Surrealism and dream-like imagery has been infused in various forms of visual art throughout history. In the cinema, surreal imagery is a crucial part of its distinction from other art forms as it can go further in depicting a dream-like state through montage and time-based storytelling. Stylized cinematic treatment of a hallucinatory dreamstate or a nightmare can elevate the overall effect a film has on a viewer, making it more memorable and distinctive and in rare-cases transgressive.
In the horror genre, again, this aspect of surreal imagery has been inherent since its inception. With the rise of independent films made outside the studio system, especially during the 1960’s and 70’s, a new type of horror film was able to be made that would boldly reveal what resourceful filmmakers could do with limited resources and complete creative freedom.
All of the films listed here challenge the definition of what a horror movie can be. In the effort to set themselves apart from the crowd, more and more indie directors and producers are choosing to make films that defy easy categorization and are often considered “genre-bending” or “genre-hybrids”. This is especially the case with horror films with the current marketplace getting more and more crowded every day.
In the reviews that follow, the case can be made for each one of the films on this list to be considered breaking new ground in the horror genre and may even cause one to reconsider what they find to be scary or horrifying when they watch genre films… and all without the use of non-stop gore or torture-porn content.
10. Rubber (2010)
French director Quentin Dupieux’s Rubber is a surreal independent horror film that sets the tone for this list by being an independently made film that tells a story that is plainly beyond our everyday reality and readily defies simple categorization. It seems destined for “cult” status.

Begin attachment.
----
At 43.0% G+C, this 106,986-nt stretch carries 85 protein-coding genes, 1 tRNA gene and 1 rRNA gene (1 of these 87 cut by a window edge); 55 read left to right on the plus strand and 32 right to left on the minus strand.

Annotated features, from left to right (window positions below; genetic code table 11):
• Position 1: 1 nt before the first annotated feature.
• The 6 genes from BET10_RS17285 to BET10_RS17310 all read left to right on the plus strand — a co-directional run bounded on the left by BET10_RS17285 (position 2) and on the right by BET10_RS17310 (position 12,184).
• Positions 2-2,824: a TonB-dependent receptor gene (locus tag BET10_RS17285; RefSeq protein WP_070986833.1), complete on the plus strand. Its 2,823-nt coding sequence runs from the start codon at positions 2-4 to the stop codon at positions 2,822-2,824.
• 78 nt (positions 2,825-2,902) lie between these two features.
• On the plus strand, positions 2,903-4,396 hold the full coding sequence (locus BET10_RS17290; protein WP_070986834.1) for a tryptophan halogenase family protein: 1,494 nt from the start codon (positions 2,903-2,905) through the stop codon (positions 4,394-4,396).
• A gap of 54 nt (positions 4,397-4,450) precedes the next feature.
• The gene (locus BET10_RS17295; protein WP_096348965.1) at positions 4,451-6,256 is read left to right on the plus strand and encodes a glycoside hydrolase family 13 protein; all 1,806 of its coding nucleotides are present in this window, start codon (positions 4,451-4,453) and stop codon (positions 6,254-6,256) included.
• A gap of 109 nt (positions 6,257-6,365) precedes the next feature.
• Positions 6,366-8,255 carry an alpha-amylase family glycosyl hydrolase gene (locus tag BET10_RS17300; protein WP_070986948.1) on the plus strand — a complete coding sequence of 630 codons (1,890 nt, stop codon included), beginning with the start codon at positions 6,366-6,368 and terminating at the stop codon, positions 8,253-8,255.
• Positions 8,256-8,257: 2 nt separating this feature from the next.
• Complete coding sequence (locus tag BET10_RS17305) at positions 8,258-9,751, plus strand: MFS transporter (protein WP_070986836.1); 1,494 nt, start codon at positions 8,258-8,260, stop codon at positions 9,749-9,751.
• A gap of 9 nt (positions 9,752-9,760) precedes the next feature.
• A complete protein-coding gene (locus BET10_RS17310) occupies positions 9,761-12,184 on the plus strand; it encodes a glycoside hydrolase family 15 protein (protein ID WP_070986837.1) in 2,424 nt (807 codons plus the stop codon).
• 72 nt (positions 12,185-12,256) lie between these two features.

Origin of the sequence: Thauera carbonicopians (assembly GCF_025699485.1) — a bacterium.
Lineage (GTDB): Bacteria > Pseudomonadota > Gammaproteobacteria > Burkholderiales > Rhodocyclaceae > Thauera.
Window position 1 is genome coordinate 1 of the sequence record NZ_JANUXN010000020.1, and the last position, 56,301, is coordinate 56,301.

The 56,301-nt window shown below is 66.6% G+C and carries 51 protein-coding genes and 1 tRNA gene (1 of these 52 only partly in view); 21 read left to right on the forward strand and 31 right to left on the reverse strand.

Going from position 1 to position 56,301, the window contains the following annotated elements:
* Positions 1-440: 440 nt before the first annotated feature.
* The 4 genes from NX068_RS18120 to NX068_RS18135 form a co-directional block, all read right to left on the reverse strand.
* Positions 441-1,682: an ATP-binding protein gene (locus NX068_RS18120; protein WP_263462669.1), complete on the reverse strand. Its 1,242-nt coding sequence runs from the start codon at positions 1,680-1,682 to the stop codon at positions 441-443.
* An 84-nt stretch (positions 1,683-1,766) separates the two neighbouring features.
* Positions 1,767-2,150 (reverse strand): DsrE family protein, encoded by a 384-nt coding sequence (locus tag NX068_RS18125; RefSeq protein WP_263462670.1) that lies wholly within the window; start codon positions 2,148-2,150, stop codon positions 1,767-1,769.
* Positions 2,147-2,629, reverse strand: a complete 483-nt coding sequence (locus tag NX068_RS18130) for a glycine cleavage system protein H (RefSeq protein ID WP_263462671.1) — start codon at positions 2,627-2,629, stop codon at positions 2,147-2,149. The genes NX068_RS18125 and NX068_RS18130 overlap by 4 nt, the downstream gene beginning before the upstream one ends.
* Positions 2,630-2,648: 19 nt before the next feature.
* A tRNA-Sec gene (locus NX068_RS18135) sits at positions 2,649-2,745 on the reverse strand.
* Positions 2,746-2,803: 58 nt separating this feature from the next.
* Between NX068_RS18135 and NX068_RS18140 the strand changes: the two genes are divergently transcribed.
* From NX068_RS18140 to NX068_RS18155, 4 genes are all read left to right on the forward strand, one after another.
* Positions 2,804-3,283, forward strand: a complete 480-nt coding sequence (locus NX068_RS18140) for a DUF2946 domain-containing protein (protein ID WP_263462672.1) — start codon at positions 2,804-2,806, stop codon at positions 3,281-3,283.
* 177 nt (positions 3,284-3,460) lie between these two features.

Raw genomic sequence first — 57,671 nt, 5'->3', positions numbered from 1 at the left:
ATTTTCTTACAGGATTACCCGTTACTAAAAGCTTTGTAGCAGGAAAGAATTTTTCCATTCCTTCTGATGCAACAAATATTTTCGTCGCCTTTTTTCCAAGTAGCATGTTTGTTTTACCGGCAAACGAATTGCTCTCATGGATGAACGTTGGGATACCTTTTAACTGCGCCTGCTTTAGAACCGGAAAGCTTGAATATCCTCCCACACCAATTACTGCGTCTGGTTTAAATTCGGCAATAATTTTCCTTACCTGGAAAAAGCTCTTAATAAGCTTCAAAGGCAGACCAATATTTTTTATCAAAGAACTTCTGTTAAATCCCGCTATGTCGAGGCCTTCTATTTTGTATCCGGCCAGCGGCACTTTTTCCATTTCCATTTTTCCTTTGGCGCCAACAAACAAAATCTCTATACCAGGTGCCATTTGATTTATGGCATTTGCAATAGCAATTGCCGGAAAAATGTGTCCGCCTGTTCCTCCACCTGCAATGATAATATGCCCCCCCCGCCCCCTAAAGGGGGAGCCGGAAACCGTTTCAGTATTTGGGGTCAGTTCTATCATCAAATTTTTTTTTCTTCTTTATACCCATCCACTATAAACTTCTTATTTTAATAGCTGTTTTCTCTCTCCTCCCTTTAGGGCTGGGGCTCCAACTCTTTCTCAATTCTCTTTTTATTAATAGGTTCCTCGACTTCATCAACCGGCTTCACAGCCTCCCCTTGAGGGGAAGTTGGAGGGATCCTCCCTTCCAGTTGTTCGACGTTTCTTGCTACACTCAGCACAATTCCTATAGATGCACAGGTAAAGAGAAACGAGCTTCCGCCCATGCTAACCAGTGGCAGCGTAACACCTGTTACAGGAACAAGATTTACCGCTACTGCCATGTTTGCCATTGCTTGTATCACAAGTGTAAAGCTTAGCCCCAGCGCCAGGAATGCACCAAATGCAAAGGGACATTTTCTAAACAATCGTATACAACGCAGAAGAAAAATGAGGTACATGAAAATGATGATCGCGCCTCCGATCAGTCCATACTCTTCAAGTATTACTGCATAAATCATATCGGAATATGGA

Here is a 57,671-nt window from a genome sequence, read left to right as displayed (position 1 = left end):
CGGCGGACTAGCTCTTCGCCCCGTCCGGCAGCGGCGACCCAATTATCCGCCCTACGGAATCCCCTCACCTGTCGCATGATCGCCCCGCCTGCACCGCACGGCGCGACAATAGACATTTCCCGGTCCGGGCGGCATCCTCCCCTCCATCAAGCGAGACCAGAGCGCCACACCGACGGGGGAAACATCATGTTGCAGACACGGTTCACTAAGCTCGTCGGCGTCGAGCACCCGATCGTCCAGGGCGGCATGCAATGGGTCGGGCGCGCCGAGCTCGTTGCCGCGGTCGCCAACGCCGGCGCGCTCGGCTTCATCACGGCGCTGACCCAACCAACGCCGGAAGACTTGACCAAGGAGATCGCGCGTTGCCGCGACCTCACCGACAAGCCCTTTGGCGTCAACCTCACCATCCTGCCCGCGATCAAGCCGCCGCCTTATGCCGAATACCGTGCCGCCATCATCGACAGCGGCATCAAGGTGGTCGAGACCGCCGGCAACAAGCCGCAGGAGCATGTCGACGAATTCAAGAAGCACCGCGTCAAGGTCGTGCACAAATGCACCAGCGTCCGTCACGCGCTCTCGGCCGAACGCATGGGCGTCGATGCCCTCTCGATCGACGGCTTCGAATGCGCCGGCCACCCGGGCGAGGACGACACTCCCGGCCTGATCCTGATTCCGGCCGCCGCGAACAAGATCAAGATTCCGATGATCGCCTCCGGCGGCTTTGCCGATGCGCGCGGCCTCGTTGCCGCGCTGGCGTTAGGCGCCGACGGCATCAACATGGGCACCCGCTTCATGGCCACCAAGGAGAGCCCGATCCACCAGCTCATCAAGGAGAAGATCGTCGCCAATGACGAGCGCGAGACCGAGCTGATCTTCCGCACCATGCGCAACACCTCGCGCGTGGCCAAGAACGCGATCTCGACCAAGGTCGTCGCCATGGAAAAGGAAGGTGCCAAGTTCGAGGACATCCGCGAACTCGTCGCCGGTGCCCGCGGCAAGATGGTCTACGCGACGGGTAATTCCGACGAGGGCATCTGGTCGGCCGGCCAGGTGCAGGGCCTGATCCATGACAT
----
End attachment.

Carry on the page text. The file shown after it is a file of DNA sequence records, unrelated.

Probably the goriest of the films on this list, Rubber tells the simple and often humorously demented tale of an ordinary car tire that magically comes to life in a junkyard, only to roll its way into a nearby populated desert town and kill various people who confront it through what seems to be a kind of telekinetic power.
This very simple yet fascinating and funny concept is played out in a fairly realistic, deadpan way but with a heightened sense of theatricality for its most violent moments. The tire kills several policeman in a similar way that Rutger Hauer’s nameless character in The Hitcher manages to rampage through the landscape with no remorse.
But while Hauer is clearly a human being who acts like a soul-less killing machine, the tire, on the other hand, is obviously not human, yet strangely enough when it uses its telekinetic powers to kill the viewer’s impulse is to somehow project an idea of human emotion onto it. Is it angry? Does it seek revenge for being dumped in a junkyard? No real explanation is given.
This brings up the slight subplot Dupieux throws into the mix involving a group of onlookers who just happen to appear on the outskirts of the desert town and spy on the action making wry commentary as the film progresses. The fact that the horrifically violent action takes place in a seemingly random way as it might in a slasher film, and perpetuated by a mundane object, makes the actions of the killer tire pretty funny but adding a group of catty onlookers elevates the impact of the situation to a higher level of grand guignol absurdity. The detached vicarious commentary of the onlookers helps to situate Rubber in a class of surreal satirical horror all its own.
9. Trash Humpers (2009)